Federal agencies have struggled to ensure that the comments they receive from the public on proposed rules not only come from real people, but also that the agency isn’t being spammed with the same comments over and over again.

According to experts that spoke at the General Services Administration’s Public Meeting on Mass and Fake Comments, the challenge that agencies will face in combating comments submitted by bots or people using someone else’s identity lies in making sure that interested citizens don’t have too high or a barrier to prove themselves legitimate for submitting comments.

“We want to be very careful to not amend the tool in such a way that cracks down on something that’s completely normal, permissible, constitutionally valid and a positive way to engage with government. There are some problems in there. There are abusive comments, certain questions about what agencies need to respond to. But I think to me those seem to be surmountable,” said Patrick Hedren, vice president of labor, legal and regulatory policy at the National Association of Manufacturers.

According to Michael Fitzpatrick, head of global regulatory affairs at Google, there are tools that eRulemaking sites like Regulations.gov can use to ensure that the person submitting a comment on a proposed rule is actually a human being, and not a bot using artificial intelligence, such as a captcha that requires users to identify pictures or letters.

But that method can also have its downsides.

“Imagine if every time a comment was submitted, that method of protection adds a level of friction to the process. And this is the great balance for agencies and for the rulemaking process: they want to protect — we want to protect — against bad actors, but they don’t want to add a level of friction that deters democratic participation,” said Fitzpatrick.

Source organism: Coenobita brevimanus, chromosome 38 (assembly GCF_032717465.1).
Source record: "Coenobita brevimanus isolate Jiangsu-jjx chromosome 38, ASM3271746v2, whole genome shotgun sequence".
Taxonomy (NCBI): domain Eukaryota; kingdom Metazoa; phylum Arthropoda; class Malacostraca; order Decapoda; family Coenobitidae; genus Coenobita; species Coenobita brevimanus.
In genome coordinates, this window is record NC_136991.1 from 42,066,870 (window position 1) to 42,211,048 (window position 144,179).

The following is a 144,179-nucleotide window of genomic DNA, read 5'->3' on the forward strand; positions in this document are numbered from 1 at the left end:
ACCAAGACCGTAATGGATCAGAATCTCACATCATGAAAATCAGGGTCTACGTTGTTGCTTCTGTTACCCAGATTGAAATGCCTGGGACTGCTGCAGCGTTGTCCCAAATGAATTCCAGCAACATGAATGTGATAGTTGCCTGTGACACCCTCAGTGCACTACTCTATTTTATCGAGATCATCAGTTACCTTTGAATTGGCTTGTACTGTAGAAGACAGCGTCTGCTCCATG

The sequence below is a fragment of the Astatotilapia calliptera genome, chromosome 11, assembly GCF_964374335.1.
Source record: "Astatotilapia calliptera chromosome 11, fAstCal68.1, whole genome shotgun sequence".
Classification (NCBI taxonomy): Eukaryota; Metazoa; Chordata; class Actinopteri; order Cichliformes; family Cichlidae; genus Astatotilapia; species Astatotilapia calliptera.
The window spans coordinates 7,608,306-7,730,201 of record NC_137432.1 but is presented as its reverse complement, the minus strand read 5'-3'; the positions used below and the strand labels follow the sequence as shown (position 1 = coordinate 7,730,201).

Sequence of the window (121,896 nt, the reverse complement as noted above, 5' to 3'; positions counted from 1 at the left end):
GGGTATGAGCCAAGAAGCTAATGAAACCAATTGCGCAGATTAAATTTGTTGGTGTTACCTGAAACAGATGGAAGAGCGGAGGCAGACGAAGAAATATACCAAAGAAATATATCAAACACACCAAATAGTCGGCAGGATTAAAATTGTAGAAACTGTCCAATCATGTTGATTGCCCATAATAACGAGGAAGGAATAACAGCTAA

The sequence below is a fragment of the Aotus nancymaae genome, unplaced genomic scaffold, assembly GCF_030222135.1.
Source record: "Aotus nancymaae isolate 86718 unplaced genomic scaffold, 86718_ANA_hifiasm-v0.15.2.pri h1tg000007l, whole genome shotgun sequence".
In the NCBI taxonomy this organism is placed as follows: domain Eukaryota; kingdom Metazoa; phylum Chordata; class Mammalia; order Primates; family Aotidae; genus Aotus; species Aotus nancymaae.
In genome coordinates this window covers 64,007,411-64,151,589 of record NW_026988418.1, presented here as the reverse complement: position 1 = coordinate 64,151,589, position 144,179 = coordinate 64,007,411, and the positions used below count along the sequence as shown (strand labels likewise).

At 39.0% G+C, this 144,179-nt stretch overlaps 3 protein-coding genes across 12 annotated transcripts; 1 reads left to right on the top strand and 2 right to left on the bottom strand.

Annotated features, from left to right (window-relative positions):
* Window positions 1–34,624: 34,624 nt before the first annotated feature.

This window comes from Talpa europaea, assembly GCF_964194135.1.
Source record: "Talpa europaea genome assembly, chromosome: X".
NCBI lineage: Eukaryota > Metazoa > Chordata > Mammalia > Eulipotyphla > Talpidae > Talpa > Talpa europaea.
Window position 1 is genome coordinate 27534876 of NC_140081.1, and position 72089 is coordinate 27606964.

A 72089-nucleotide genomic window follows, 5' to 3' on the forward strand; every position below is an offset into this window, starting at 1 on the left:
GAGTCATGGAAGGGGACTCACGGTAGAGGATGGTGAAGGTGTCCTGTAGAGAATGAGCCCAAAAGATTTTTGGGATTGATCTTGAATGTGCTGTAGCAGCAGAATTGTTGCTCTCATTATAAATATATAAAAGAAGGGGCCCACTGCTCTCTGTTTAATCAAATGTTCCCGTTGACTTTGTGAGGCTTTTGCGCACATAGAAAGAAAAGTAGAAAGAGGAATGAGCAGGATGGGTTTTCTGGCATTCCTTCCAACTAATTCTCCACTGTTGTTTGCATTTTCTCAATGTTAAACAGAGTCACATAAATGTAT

Agencies could also have the option of using tools that track a visitor’s behavior to provide an evaluation of whether that person is behaving like a person or a bot. That evaluation can then allow the agency to determine which commenter to apply more scrutiny to, and which to allow submission without any further barriers.

Addressing mass comments could prove more challenging, as organizations frequently employ legitimate mass comment campaigns to get many interested citizens to more easily provide their views on the issue.

“Are we sure that we have communicated with the public on what this is? Does the public understand what happens? It’s not a vote; it’s an engagement with an agency,” said Hedren.

According to Reeve Bull, research director for the Administrative Conference of the United States, agencies are not legally required to take the public’s opinion into consideration when making a new regulation. Rather, they must consider all facts and data presented in public comments before issuing a rule.

Under that requirement, a large number of identical comments that merely express support or opposition to a rule would have little impact, but a mass comment campaign that provides extensive facts for the agency to consider would be.

If the public has a misunderstanding that a comment equals a vote rather than providing the agency with information, then it is more likely that bad actors will spam a proposed rule with fake opinion comments that actually won’t have much impact.

“We don’t see mass comment campaigns as an abuse of the rulemaking process,” said Steven J. Balla, associate professor of political science, public policy and public administration, and international affairs, and a senior scholar at the George Washington University Regulatory Studies Center. He added that mass commenting does not fully “democratize” the process or grind agency regulatory programs to a halt as some predicted.

Though agencies are not required to use it, GSA has produced a beta version of regulations.gov that aims to promote more engagement with federal rulemaking by updating the site’s user interface, commenting process and behind-the-scenes architecture.

Jessie Bur covers federal IT and management.

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